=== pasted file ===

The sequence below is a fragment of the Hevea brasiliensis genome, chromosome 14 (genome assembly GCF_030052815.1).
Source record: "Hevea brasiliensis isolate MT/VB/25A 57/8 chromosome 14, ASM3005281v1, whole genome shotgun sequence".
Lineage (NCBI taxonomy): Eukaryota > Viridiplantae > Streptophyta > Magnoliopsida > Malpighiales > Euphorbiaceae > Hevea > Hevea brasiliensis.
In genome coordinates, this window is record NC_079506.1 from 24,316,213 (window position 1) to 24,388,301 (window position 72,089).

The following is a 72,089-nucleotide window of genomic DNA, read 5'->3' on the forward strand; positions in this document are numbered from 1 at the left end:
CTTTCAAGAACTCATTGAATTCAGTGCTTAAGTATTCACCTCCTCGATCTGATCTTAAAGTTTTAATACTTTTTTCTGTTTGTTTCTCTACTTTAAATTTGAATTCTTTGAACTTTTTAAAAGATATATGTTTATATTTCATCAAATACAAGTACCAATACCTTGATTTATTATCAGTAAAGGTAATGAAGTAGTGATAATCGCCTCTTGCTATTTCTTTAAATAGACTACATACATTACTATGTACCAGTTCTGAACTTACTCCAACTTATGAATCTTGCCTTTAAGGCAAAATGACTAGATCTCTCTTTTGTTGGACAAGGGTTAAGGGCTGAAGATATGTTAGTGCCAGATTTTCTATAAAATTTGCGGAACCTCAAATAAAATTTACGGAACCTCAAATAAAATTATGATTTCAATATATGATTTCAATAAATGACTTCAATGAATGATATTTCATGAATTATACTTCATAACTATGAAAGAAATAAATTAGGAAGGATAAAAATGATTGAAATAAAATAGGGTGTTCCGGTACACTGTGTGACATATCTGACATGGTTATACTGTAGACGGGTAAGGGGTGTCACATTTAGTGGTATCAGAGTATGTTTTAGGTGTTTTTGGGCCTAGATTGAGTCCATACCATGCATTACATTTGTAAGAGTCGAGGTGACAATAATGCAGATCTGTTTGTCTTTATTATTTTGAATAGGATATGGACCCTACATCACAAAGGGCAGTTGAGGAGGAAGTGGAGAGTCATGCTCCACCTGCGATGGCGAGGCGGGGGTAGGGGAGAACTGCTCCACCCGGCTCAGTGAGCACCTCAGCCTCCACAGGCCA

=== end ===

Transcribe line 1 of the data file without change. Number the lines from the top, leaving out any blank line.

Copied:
The sequence below is a fragment of the Hevea brasiliensis genome, chromosome 14 (genome assembly GCF_030052815.1).